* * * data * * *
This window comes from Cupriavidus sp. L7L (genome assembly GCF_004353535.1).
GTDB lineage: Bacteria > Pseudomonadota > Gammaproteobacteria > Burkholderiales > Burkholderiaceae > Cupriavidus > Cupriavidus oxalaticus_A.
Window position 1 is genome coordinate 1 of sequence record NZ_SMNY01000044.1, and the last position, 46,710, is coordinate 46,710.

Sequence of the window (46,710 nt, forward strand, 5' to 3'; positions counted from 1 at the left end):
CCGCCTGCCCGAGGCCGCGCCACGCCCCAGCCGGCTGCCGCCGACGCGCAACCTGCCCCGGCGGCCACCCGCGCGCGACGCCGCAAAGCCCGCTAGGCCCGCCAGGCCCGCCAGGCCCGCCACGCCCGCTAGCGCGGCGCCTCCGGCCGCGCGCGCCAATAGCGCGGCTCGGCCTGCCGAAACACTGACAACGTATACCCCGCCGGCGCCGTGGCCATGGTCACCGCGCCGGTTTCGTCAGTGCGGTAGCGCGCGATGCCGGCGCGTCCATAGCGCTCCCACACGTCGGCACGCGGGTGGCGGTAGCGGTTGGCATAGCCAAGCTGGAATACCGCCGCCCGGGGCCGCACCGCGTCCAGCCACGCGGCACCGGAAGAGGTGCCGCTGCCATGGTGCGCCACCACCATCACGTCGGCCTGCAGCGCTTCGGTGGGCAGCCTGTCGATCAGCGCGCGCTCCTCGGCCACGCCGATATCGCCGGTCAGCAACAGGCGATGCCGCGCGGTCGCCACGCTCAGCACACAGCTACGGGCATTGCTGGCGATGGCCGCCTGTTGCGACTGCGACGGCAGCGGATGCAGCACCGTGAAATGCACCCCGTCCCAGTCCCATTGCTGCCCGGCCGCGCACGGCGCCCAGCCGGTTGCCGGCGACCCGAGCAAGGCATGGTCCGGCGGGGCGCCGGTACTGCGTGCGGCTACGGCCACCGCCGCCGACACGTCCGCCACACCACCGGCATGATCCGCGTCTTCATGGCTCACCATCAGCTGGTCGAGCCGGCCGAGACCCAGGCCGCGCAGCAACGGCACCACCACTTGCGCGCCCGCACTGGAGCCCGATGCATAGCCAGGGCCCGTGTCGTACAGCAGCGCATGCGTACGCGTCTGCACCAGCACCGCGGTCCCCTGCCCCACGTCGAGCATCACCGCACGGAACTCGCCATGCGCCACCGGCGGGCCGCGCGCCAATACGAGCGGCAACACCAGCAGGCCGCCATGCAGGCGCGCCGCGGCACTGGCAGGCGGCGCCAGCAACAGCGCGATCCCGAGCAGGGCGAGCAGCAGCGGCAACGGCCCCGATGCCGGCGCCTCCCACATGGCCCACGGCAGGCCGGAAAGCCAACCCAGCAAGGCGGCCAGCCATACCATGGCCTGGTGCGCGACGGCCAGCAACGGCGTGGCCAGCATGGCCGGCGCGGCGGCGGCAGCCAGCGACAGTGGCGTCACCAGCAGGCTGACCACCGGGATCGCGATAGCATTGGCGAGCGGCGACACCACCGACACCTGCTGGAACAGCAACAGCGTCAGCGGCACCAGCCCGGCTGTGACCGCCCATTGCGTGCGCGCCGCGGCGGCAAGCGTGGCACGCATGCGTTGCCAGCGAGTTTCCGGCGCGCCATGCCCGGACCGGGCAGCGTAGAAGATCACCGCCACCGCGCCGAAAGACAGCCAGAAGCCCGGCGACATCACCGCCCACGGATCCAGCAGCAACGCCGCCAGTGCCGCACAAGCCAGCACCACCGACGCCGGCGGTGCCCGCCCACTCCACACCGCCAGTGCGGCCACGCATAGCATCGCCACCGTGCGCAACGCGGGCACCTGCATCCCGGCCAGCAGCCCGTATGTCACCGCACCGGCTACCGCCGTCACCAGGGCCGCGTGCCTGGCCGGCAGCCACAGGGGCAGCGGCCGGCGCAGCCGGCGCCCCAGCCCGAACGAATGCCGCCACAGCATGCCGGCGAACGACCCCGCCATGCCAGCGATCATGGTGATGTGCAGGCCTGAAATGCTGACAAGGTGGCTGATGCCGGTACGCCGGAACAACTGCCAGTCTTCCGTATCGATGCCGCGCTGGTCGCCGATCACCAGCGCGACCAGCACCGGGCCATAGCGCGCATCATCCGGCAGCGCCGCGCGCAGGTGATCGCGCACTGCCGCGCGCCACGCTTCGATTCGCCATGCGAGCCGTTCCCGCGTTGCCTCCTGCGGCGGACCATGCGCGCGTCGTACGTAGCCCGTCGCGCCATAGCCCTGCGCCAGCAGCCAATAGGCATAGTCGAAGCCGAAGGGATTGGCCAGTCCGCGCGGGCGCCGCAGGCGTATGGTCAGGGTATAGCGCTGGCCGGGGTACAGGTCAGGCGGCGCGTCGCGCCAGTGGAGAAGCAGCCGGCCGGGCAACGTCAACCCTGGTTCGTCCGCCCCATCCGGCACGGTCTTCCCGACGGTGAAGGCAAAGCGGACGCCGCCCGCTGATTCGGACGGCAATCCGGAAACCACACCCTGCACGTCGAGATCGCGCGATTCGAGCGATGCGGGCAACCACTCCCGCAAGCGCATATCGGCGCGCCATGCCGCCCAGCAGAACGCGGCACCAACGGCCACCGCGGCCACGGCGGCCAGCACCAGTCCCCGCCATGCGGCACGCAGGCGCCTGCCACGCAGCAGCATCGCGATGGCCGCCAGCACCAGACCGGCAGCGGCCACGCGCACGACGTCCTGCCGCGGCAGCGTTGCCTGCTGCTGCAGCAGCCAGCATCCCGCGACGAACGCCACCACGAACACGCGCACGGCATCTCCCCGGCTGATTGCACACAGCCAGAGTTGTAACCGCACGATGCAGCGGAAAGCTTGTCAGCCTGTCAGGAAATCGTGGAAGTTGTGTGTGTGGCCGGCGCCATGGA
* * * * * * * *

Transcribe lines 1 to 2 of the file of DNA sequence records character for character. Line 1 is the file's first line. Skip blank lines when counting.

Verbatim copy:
This window comes from Cupriavidus sp. L7L (genome assembly GCF_004353535.1).
GTDB lineage: Bacteria > Pseudomonadota > Gammaproteobacteria > Burkholderiales > Burkholderiaceae > Cupriavidus > Cupriavidus oxalaticus_A.